Characteristics and philosophy expected of the next Rose State president

Dennis Gosnell

Assignment Editor

Characteristics and philosophy expected of the next Rose State president

During the summer Dr. Terry Britton, president Rose State College, announced his retirement, and with this announcement came the need for the Board of Regents to find his replacement.

On Aug. 14, a town hall meeting was held between the Board of Regents and those of the RSC community. Faculty and staff stood up and gave the Board of Regents their perspectives and wishes on the type of personality, type of character, and type of philosophy they would like to see in the next president.

Much was said in the way of support for the needs of the students by the faculty and staff who presented ideas concerning the needs of the students to the Board of Regents.

Following are concerns set forth during the meeting.

  • Need a president with a short-term plan to renovate appearance of the campus. Students judge a school not only by its academic standing but also by its appearance and level of maintenance.
  • Need a president who will be supportive of those who need a remedial education, and who will see the importance of catering to their unique needs.
  • Need a president that recognizes the uniqueness of Rose State students and community college students.  It would be good to see a president who teaches a class and who is in touch with the students.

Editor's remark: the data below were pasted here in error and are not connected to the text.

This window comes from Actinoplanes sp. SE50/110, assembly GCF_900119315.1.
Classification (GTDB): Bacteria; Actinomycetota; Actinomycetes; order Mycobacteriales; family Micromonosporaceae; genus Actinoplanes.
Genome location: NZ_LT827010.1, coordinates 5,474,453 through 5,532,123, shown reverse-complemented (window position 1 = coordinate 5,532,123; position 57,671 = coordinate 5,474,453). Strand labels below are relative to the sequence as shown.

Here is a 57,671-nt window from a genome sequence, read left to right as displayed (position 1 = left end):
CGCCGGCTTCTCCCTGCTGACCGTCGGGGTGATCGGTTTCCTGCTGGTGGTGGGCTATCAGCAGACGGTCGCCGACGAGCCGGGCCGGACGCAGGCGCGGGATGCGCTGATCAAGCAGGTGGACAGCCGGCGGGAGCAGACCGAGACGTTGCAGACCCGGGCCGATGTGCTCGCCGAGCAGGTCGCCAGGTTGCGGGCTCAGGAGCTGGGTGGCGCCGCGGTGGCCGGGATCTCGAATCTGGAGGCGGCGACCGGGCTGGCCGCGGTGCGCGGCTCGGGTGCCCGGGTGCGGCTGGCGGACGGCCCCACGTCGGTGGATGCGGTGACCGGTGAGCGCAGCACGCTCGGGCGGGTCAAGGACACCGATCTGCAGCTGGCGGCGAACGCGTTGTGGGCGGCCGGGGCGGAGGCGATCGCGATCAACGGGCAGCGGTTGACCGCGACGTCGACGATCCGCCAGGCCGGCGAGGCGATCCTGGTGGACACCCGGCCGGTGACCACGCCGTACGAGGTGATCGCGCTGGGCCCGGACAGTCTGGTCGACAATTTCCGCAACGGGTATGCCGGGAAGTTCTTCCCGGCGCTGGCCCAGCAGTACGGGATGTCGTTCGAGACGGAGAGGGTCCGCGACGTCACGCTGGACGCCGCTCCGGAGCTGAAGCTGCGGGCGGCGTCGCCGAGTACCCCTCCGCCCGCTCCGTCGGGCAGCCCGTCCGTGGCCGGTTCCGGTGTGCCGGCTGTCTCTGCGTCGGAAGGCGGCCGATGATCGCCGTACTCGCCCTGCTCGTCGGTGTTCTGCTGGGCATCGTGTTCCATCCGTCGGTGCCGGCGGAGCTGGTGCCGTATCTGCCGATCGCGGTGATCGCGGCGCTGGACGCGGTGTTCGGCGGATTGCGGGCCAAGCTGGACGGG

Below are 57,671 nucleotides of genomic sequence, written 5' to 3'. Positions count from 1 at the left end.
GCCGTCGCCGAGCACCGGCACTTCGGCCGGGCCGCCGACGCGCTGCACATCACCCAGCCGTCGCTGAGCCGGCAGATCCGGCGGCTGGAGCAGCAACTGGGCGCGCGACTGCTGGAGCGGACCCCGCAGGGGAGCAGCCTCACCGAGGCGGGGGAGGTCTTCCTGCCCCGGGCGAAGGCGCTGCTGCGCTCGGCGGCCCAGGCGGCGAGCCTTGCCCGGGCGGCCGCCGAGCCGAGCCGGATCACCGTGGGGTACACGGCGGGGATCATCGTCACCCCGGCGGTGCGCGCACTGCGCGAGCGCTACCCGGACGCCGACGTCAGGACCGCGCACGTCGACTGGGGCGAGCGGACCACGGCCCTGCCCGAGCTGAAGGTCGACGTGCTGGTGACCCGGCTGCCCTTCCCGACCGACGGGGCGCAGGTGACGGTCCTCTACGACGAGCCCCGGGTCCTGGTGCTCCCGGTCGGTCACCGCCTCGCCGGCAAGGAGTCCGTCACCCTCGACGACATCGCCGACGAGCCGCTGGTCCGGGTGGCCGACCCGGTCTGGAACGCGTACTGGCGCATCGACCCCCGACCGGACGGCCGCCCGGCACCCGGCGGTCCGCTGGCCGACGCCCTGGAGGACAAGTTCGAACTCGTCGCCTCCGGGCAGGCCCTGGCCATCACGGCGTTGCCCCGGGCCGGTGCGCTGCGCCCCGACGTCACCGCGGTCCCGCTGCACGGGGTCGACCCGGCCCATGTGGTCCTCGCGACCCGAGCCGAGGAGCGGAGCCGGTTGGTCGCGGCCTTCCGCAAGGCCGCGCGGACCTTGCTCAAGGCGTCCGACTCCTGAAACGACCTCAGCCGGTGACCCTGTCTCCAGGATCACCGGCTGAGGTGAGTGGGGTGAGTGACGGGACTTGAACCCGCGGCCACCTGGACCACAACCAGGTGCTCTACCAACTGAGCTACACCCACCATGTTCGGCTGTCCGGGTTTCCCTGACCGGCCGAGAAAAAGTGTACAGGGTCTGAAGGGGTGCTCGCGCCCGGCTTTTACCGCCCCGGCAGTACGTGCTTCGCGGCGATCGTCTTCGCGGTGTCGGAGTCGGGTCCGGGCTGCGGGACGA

• Need a president that instills a sense of pride in the RSC community, gives the students better facilities, and who focuses on best practices in which the level of academics at RSC becomes rich.
  • Need a president who promotes STEM (Science, Technology, Engineering, and Mathematics). The development of national and international science and technology requires students to have skills in STEM; RSC needs to meet these needs and have the technology and facilities needed to give students the skills required in the current and future world of science and technology.

Other faculty and staff talked about the need for a president who understands the need for external relations with not only the community but also those in the State legislature.  The next president needs to be up to date on current education legislation and be able to work with state legislatures to create a marked difference in student’s education.

It was the wish of some of the faculty and staff to have a president with an academic background as well as an administrative background. The president represents not only the administration of the college, but all areas, including the faculty, adjunct professors, and staff.

Adjunct professors are crucial to the everyday workings of the college. Without them, the number of courses offered would be limited to the number professors on payroll. The next president should recognize and promote their role in the continuing growth of the college’s various academic programs.

At the end of the town hall meeting Joe Cole, chairman of the Board of Regents told the faculty and staff that they would try to find the college a president that had the personality and character they described.

Dr. Britton’s convocation speech addresses faculty concerns

Dennis Gosnell

Assistant Editor

Dr. Britton’s convocation speech addresses faculty concerns

08172012 12:46 p.m.